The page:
South Portland neighbors skeptical about Main Street housing proposal

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SOUTH PORTLAND — Thorton Heights residents met for a third time with the South Portland Housing Authority Tuesday and continued to express concerns about a $9 million project that would replace the vacant St. John the Evangelist Church at 611 Main St.

SPHA has signed a contract to purchase the two-acre, $1.2 million property from Cafua Management, the Methuen, Massachusetts-based company that bought the lot in December 2013 with the aim of building a drive-through Dunkin’ Donuts. The proposal was abandoned after it provoked vigorous opposition from neighborhood residents.

Brooks More, SPHA director of development, gave a presentation Tuesday of two concept plans the authority will present to the City Council at a Feb. 13 workshop.

The top three concerns of residents voiced at the meeting were density, parking and traffic.

After the plans were shared, Thirlmere Road resident Scott McKeen described the plan for a 40- to 42-unit building as “over the top.” McKeen said single-family homes would be a better fit with the existing neighborhood, and he also expressed disappointment the 1960s-era church will be razed.

“The church is a landmark,” he said, adding the proposed plans alter the character of the neighborhood.

A vacant parish house and former school also sit on the property eyed for redevelopment.

Resident Devin Deane said he remains open-minded to ideas, and recognizes the need for housing in the area, especially for students and families. But Deane said he shares his neighbors’ concern about density, traffic and parking.

The authority two plans will be presented to the City Council for feedback, before a project goes to the Planning Board. For the plans to be realized as they are proposed, the authority must ask the council to rezone the rear acre of the lot, which is currently in a Residential A zone, to conform with the rest of the lot, which is in the Maine Street Community Commercial zone.

The current zoning allows for 22 residential lots.

Retail space is proposed for the first floor, and the authority has been in talks with a grocer, a restaurant, a coffee shop and a bakery about potential partnerships.

The first plan proposes 42 units in a three-story building and three residential lots, to be sold off at about $75,ooo each.  Thirty-three of the apartments would be designated as affordable housing units and nine would be market-rate spaces. The retail space area as proposed is about 7,ooo square feet.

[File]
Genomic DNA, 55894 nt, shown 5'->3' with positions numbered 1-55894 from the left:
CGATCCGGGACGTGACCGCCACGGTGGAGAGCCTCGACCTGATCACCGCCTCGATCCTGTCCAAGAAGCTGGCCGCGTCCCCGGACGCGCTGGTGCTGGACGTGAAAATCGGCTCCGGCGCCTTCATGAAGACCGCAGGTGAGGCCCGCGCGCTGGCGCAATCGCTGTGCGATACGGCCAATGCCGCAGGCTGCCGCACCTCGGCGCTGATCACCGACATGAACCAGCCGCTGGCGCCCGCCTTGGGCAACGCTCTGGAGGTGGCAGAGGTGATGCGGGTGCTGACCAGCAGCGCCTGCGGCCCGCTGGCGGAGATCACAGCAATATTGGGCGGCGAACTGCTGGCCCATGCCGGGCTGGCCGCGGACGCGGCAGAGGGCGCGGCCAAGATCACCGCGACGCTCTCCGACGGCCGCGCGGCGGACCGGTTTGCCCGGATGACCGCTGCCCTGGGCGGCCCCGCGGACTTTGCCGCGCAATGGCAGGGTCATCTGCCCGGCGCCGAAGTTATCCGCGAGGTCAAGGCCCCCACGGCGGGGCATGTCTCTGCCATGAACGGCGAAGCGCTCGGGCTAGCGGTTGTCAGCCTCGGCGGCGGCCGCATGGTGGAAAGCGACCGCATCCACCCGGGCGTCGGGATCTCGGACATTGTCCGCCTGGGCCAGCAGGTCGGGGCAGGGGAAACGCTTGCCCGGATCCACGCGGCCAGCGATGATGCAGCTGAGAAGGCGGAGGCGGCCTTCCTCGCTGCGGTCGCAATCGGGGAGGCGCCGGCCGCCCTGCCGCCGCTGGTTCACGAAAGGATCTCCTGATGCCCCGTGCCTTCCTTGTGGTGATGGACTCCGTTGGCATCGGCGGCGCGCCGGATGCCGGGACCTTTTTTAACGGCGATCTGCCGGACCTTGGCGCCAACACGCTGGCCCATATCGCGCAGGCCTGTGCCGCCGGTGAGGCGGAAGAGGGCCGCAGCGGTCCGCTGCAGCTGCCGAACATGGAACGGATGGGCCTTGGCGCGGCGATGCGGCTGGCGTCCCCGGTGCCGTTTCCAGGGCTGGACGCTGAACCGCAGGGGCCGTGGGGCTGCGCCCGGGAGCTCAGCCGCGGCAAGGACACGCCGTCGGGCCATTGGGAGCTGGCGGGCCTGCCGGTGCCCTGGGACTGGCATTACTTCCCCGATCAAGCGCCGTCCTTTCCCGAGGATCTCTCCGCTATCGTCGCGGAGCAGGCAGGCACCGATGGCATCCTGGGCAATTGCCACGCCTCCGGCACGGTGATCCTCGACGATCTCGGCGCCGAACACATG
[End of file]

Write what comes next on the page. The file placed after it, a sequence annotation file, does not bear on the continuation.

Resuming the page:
Entrances and exits will be on Thirlmere and Aspen Streets, and there would be 85 parking spaces.

The second concept includes a 40-unit apartment building, with 26 as affordable housing units, and 14 market-rate apartments. The retail space would be 5,000 square feet, and 83 parking spaces are proposed to accompany the plan.

Entrances and exits for this plan are on Aspen and Main Streets.

The housing authority will hire an engineering firm to conduct a traffic study, but said a preliminary study showed there would be between 40 and 46 trips from the development at peak hours in the evening. Several neighbors said this estimate seemed low.

Resident Beth McKeen said the city has used taxes to revitalize other sections of town, such as the Knightville and Meetinghouse Hill neighborhoods, and it’s now time to reinvest in Thorton Heights.

“It’s time to fix our side of town, we need more green space, and we can get something better,” she said.

Joyce Mendoza agreed, saying the neighborhood fought the zoning change when a Dunkin’ Donuts was proposed in order to protect the residential character of the neighborhood. She suggested the authority talk with Habitat for Humanity or other organizations to provide affordable housing and also keep density low. She said the neighborhood and streets, designed in the 1920s, are too narrow and will not support such a large-scale project.

Throughout 2013 and 2014, neighbors fought to preserve the church after the parcel was purchased for about $730,000 by Cafua Management, which, according to the company’s LinkedIn profile, owns more than 300 Dunkin’ Donuts franchises in seven states.

Cafua also proposed a zone change that called for demolishing the church and replacing it with a bigger, drive-through Dunkin’ Donuts than it currently operates less than two blocks south of the church on Main Street. 

In May 2014, after neighbors mounted an opposition campaign, the council re-zoned 611 Main St. to the Main Street Community Commercial zone, prohibiting drive-through operations and demolition of the church.

If the SPHA plan moves forward, construction could begin as early as fall 2019.

Juliette Laaka can be reached at 781-3661 ext., 106 or at jlaaka@theforecaster.net.

The two-acre property at 611 Main St. that houses the former St. John the Evangelist Church is eyed for redevelopment by the South Portland Housing Authority. The property is listed for sale for $1.2 million.

Thorton Heights residents on Tuesday night look over proposed redevelopment plans for a two-acre property at 611 Main St.

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  • Mainer1

    More section 8 housing. Great!